The noise ceiling was also used to normalize prediction accuracy in order to estimate the proportion of potentially explainable response variance that is actually explained by the models. The square root of the noise ceiling (γ1/2) gives the theoretical maximum correlation between predicted and observed responses for each voxel. Following Hsu et al. (2004), all estimates of prediction accuracy were divided by γ1/2. Estimates of variance explained were divided by γ. Note that very low noise ceilings can result in divergent normalized correlation estimates. For example, for γ = 0.0001 and r = 0.07, the normalized value of r would be 0.07/0.00011/2 = 7. Our voxel selection criterion allows us to avoid such divergent estimates, since all voxels with low γ-values are discarded.
To determine which features are most likely to be represented in each visual area, we compared the predictions of competing models on a separate validation data set reserved for this purpose. First, all voxels whose noise ceiling failed to reach significance [γ > 0.04, p(γ) > 0.01 uncorrected] were discarded. Next, the predictions of each model for each voxel were normalized by the estimated noise ceiling for that voxel. The resulting values were converted to z scores by the Fisher transformation (Fisher, 1915). Finally, the scores for each model were averaged separately across each ROI.
For each ROI, a permutation analysis was used to determine the significance of model prediction accuracy (vs. chance), as well as the significance of differences between prediction accuracies for different models. For each feature space, the feature channels were shuffled across images. Then the entire analysis pipeline was repeated (including fitting β weights, predicting validation responses, normalizing voxel prediction correlations by the noise ceiling, Fisher z transforming normalized correlation estimates, averaging over ROIs, and computing the average difference in accuracy between each pair of models). This shuffling and re-analysis procedure was repeated 10,000 times. This yielded a distribution of 10,000 estimates of prediction accuracy for each model and for each ROI, under the null hypothesis that there is no systematic relationship between model predictions and fMRI responses. Statistical significance was defined as any prediction that exceeded 95% of all of the permuted predictions (p = 0.05), calculated separately for each model and ROI. Note that different numbers of voxels were included in each ROI, so different ROIs had slightly different significance cutoff values. Significance levels for differences in prediction accuracy between models were determined by taking the 95th percentile of the distribution of differences in prediction accuracy between randomly permuted models (p = 0.05).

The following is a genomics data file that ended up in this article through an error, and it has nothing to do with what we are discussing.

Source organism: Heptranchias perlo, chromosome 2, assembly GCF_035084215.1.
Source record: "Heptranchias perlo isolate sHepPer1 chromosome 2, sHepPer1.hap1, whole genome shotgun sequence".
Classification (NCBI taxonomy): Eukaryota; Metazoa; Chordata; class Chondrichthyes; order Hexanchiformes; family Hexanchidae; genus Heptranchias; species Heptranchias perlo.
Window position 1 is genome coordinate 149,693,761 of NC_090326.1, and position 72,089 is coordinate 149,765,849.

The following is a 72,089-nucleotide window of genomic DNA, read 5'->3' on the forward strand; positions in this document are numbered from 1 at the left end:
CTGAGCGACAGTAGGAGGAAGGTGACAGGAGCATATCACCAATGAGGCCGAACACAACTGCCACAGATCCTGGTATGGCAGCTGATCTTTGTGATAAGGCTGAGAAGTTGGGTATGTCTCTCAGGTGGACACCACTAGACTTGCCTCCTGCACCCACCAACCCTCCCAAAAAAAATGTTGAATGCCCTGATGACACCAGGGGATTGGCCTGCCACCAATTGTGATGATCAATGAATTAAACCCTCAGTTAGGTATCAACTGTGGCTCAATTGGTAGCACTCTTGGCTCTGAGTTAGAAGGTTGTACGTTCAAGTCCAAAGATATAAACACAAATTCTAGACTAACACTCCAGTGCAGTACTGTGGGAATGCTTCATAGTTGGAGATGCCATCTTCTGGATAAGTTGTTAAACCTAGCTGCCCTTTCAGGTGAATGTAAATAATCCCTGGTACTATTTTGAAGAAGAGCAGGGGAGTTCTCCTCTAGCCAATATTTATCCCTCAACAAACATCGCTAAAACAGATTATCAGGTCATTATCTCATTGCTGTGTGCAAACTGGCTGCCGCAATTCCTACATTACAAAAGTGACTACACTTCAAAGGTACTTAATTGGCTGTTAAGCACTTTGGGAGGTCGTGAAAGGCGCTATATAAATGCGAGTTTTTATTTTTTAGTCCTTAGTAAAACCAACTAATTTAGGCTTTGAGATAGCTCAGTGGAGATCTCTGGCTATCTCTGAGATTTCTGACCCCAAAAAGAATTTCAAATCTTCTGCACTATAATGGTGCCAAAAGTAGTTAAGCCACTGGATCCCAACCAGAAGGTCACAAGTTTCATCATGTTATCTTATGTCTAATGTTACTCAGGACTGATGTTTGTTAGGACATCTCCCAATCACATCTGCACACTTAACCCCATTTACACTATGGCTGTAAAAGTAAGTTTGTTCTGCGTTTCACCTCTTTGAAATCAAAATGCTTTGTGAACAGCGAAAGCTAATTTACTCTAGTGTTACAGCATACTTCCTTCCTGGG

Estimates of prediction accuracy can determine which of several models best describes BOLD response variance in a voxel or area. However, further analysis is required to determine whether two models each explain unique or shared variance in BOLD responses. For example, consider two hypothetical models A and B. Suppose that model A makes slightly more accurate predictions than does model B for a given voxel. One possibility is that the variance explained by model B is a subset of the larger variance explained by model A. Another possibility is that model B explains a unique and complementary component of the response variance that is not explained by model A (For example, even if model B is worse overall it might make more accurate predictions than model A for a subset of images). Figure 3B shows two simulated examples in which competing models explain unique and shared response variance.
Figure 3. Overview of variance partitioning analysis. Variance partitioning determines what fraction of variance in BOLD responses is shared between two models. (A) To estimate the amount of shared variance between each pair or trio of feature spaces, all pairs or trios of feature spaces were concatenated (in the features dimension) and the resulting combined feature spaces were fit to the data and used to compute predictions of the validation data. (B) Two simulated models that predict (1) independent variance and (2) shared variance. In (1), each model tends to make accurate predictions (o marks) where the other fails (× marks). Consequently, the combined model (A∪B) performs well. In (2), both models succeed and fail for the same images (that is, the predictions are correlated). Consequently, the combined model does not perform better than the individual models. The total variance explained by models A and B can be subdivided into the partitions shown in the Venn diagram in (C). Each partition corresponds to variance explained by: (X) only model A, (Y) only model B, and (Z) both A and B (shared variance). The variance explained by the combined model () provides an estimate of the convex hull of the Venn diagram (shown by the orange border). Thus, X, Y, and Z can be computed as shown. (D) Bar graphs of the values for X, Y, and Z computed for the two cases in (B).